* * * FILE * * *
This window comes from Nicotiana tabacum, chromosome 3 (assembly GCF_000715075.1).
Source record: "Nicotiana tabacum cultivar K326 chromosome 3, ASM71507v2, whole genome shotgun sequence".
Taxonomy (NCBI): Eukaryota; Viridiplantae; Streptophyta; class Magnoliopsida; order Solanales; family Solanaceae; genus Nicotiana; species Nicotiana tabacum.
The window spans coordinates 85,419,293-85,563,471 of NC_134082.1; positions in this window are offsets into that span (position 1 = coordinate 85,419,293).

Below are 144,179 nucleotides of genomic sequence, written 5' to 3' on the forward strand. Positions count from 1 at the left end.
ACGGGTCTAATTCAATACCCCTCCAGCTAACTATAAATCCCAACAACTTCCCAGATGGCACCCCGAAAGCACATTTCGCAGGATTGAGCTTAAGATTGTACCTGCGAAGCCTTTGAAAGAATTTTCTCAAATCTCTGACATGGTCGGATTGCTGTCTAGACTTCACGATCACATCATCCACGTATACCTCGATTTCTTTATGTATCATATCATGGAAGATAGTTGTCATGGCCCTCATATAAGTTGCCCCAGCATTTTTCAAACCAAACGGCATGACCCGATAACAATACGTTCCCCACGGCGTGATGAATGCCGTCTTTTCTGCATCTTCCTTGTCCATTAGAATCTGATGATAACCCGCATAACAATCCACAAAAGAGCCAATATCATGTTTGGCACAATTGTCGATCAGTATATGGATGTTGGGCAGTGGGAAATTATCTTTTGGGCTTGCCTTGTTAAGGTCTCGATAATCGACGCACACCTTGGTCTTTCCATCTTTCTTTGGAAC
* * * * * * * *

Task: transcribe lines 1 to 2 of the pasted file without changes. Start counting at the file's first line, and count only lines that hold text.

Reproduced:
This window comes from Nicotiana tabacum, chromosome 3 (assembly GCF_000715075.1).
Source record: "Nicotiana tabacum cultivar K326 chromosome 3, ASM71507v2, whole genome shotgun sequence".